April 8, 2022

Unicorn drain: Europe is still losing its most valuable startups to the US

Despite European tech’s growth, why are some of the continent's most valuable tech companies still relocating to the US?

Selin Bucak

5 min read

Front cofounder Mathilde Collin

When entrepreneur Emmanuel Debuyck founded adtech Adwanted Group in France in 2012, the failure of a previous business came back to haunt him.       

Bankers were reluctant to give him cash. Never mind that his previous company had been around for 18 years until it folded during the global financial crisis.

Then he visited the US. Suddenly, his previous failure was viewed as a badge of honour rather than a stain on his record. He moved Adwanted Group’s headquarters to New York.


Adwanted Group is not the only French tech firm to relocate its headquarters to the US in recent years. Four French unicorns — Dataiku, Algolia, Kyriba and Aircall — have shifted their headquarters to the US, according to Sifted analysis. Two more unicorns with French founders — Getaround and Jellysmack — were set up in the US from the beginning. 

That’s a large percentage, considering Sifted counts 23 private VC-backed businesses worth over $1bn with French headquarters. And it’s a similar story in other countries across the continent. 

It feels at odds with the promotion of France as a global tech hub, and the recent growth of European tech more broadly. 

While it might be great for the companies who get access to the lucrative US market, more talent and more capital, some investors and policymakers say that it means Europe misses out on the upside of these companies’ success.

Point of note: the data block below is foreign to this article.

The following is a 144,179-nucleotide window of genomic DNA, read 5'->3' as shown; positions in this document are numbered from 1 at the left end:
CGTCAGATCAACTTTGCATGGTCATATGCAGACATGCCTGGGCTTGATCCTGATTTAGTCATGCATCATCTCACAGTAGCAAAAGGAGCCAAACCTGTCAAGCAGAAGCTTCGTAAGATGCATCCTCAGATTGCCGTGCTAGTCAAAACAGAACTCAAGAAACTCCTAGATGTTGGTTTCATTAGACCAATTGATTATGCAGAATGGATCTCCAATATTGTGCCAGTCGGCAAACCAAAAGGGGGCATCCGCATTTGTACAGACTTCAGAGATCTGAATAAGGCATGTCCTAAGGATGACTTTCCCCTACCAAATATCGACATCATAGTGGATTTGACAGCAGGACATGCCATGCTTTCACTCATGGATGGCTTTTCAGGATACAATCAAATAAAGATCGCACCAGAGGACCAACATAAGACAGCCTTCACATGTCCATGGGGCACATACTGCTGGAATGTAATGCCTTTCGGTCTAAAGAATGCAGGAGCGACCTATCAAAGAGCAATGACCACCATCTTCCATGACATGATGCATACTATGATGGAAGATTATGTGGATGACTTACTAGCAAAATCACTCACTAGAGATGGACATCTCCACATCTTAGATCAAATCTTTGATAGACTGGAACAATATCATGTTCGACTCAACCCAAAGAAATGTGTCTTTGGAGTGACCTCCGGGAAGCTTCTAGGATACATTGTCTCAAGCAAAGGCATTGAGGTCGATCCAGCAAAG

Why are European unicorns relocating to the US?

Each founder that Sifted spoke to had a different reason for moving, but one of the most commonly cited was that it's just easier to be a startup in the US. The addressable market is larger and they say they can attract more capital. 

B2B software unicorn Algolia, for example, moved its headquarters to San Francisco in 2014 to participate in the Y Combinator acceleration programme. 

“This was a required condition at this time in order to establish ourselves in the US. The flip helped us significantly develop the business and accelerate our growth,” cofounder and CTO Julien Lemoine tells Sifted. “It accelerated our growth in two ways: to raise money at better terms and attract more customers to our service.”

Lemoine says that early on, having a US HQ helped the company raise money from US funds “at a significantly better valuation” and attract more customers on both sides of the Atlantic. 

He says that while using software from a US-based company was “standard anywhere in the world”, using a similar product from a French startup “triggered more questions and slowed down the buying process, even from French customers”.

Image of Julien Lemoine, cofounder and CTO of Algolia
Julien Lemoine, cofounder and CTO of Algolia

Front, which was founded in 2013 in Paris, also moved to be part of Y Combinator. According to cofounder Mathilde Collin, the Silicon Valley ecosystem was more conducive to the company and local businesses were more receptive to adopting SaaS technology.